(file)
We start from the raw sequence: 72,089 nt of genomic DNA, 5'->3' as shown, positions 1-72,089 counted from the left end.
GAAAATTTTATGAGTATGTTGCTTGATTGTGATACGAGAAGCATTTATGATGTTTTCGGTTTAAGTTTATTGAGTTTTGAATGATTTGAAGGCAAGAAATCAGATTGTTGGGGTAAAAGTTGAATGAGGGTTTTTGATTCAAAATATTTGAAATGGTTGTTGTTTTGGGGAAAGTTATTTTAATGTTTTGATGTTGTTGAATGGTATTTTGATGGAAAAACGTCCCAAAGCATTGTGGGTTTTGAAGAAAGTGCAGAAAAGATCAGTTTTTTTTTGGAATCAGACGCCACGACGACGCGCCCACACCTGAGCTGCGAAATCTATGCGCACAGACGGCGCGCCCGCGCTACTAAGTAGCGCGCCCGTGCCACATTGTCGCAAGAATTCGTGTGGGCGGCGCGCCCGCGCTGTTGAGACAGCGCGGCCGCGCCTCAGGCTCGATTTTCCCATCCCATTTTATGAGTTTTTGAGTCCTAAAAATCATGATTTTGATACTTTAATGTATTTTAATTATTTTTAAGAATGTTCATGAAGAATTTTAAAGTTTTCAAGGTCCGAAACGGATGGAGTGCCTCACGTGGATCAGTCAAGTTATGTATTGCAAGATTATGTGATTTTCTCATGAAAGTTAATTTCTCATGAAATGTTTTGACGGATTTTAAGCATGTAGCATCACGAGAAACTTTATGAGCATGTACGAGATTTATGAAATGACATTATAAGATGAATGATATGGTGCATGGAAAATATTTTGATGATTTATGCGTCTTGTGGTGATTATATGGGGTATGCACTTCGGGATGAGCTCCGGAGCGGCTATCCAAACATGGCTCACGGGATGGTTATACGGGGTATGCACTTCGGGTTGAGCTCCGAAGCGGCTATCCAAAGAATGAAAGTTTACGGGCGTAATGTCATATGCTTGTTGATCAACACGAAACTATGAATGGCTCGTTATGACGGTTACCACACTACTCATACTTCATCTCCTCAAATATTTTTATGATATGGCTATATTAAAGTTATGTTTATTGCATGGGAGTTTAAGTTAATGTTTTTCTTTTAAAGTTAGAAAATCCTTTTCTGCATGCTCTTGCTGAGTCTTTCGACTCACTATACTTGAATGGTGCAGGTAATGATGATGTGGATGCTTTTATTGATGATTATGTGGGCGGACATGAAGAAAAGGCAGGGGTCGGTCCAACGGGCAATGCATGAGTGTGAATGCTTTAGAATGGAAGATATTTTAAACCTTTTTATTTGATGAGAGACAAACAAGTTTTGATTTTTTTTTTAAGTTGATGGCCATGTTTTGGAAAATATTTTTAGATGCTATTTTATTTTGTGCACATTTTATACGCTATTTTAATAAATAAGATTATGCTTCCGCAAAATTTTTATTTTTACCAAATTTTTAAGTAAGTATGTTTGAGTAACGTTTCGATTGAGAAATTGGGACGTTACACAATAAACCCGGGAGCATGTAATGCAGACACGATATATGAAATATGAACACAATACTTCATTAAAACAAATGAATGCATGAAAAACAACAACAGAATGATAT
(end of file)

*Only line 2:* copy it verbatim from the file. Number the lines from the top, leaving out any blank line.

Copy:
GAAAATTTTATGAGTATGTTGCTTGATTGTGATACGAGAAGCATTTATGATGTTTTCGGTTTAAGTTTATTGAGTTTTGAATGATTTGAAGGCAAGAAATCAGATTGTTGGGGTAAAAGTTGAATGAGGGTTTTTGATTCAAAATATTTGAAATGGTTGTTGTTTTGGGGAAAGTTATTTTAATGTTTTGATGTTGTTGAATGGTATTTTGATGGAAAAACGTCCCAAAGCATTGTGGGTTTTGAAGAAAGTGCAGAAAAGATCAGTTTTTTTTTGGAATCAGACGCCACGACGACGCGCCCACACCTGAGCTGCGAAATCTATGCGCACAGACGGCGCGCCCGCGCTACTAAGTAGCGCGCCCGTGCCACATTGTCGCAAGAATTCGTGTGGGCGGCGCGCCCGCGCTGTTGAGACAGCGCGGCCGCGCCTCAGGCTCGATTTTCCCATCCCATTTTATGAGTTTTTGAGTCCTAAAAATCATGATTTTGATACTTTAATGTATTTTAATTATTTTTAAGAATGTTCATGAAGAATTTTAAAGTTTTCAAGGTCCGAAACGGATGGAGTGCCTCACGTGGATCAGTCAAGTTATGTATTGCAAGATTATGTGATTTTCTCATGAAAGTTAATTTCTCATGAAATGTTTTGACGGATTTTAAGCATGTAGCATCACGAGAAACTTTATGAGCATGTACGAGATTTATGAAATGACATTATAAGATGAATGATATGGTGCATGGAAAATATTTTGATGATTTATGCGTCTTGTGGTGATTATATGGGGTATGCACTTCGGGATGAGCTCCGGAGCGGCTATCCAAACATGGCTCACGGGATGGTTATACGGGGTATGCACTTCGGGTTGAGCTCCGAAGCGGCTATCCAAAGAATGAAAGTTTACGGGCGTAATGTCATATGCTTGTTGATCAACACGAAACTATGAATGGCTCGTTATGACGGTTACCACACTACTCATACTTCATCTCCTCAAATATTTTTATGATATGGCTATATTAAAGTTATGTTTATTGCATGGGAGTTTAAGTTAATGTTTTTCTTTTAAAGTTAGAAAATCCTTTTCTGCATGCTCTTGCTGAGTCTTTCGACTCACTATACTTGAATGGTGCAGGTAATGATGATGTGGATGCTTTTATTGATGATTATGTGGGCGGACATGAAGAAAAGGCAGGGGTCGGTCCAACGGGCAATGCATGAGTGTGAATGCTTTAGAATGGAAGATATTTTAAACCTTTTTATTTGATGAGAGACAAACAAGTTTTGATTTTTTTTTTAAGTTGATGGCCATGTTTTGGAAAATATTTTTAGATGCTATTTTATTTTGTGCACATTTTATACGCTATTTTAATAAATAAGATTATGCTTCCGCAAAATTTTTATTTTTACCAAATTTTTAAGTAAGTATGTTTGAGTAACGTTTCGATTGAGAAATTGGGACGTTACACAATAAACCCGGGAGCATGTAATGCAGACACGATATATGAAATATGAACACAATACTTCATTAAAACAAATGAATGCATGAAAAACAACAACAGAATGATAT